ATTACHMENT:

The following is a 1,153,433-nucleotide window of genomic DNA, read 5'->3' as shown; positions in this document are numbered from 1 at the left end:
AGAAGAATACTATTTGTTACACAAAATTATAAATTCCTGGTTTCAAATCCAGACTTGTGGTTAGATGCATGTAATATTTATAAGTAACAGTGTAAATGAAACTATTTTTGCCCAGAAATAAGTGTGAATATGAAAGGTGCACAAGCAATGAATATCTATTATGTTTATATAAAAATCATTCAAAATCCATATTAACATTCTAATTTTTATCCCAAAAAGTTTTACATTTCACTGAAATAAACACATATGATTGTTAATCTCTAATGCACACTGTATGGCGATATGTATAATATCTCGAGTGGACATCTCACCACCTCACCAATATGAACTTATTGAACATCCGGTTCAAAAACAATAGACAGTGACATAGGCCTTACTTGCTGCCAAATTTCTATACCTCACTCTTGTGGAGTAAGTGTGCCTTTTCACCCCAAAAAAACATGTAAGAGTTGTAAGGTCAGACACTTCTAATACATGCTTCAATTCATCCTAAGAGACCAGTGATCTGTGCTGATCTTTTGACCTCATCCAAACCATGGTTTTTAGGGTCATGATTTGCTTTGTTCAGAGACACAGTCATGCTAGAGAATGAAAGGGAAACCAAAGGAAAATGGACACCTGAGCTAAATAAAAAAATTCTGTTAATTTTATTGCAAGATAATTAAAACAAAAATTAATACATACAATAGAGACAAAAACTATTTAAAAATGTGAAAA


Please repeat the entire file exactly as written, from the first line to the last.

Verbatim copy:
The following is a 1,153,433-nucleotide window of genomic DNA, read 5'->3' as shown; positions in this document are numbered from 1 at the left end:
AGAAGAATACTATTTGTTACACAAAATTATAAATTCCTGGTTTCAAATCCAGACTTGTGGTTAGATGCATGTAATATTTATAAGTAACAGTGTAAATGAAACTATTTTTGCCCAGAAATAAGTGTGAATATGAAAGGTGCACAAGCAATGAATATCTATTATGTTTATATAAAAATCATTCAAAATCCATATTAACATTCTAATTTTTATCCCAAAAAGTTTTACATTTCACTGAAATAAACACATATGATTGTTAATCTCTAATGCACACTGTATGGCGATATGTATAATATCTCGAGTGGACATCTCACCACCTCACCAATATGAACTTATTGAACATCCGGTTCAAAAACAATAGACAGTGACATAGGCCTTACTTGCTGCCAAATTTCTATACCTCACTCTTGTGGAGTAAGTGTGCCTTTTCACCCCAAAAAAACATGTAAGAGTTGTAAGGTCAGACACTTCTAATACATGCTTCAATTCATCCTAAGAGACCAGTGATCTGTGCTGATCTTTTGACCTCATCCAAACCATGGTTTTTAGGGTCATGATTTGCTTTGTTCAGAGACACAGTCATGCTAGAGAATGAAAGGGAAACCAAAGGAAAATGGACACCTGAGCTAAATAAAAAAATTCTGTTAATTTTATTGCAAGATAATTAAAACAAAAATTAATACATACAATAGAGACAAAAACTATTTAAAAATGTGAAAA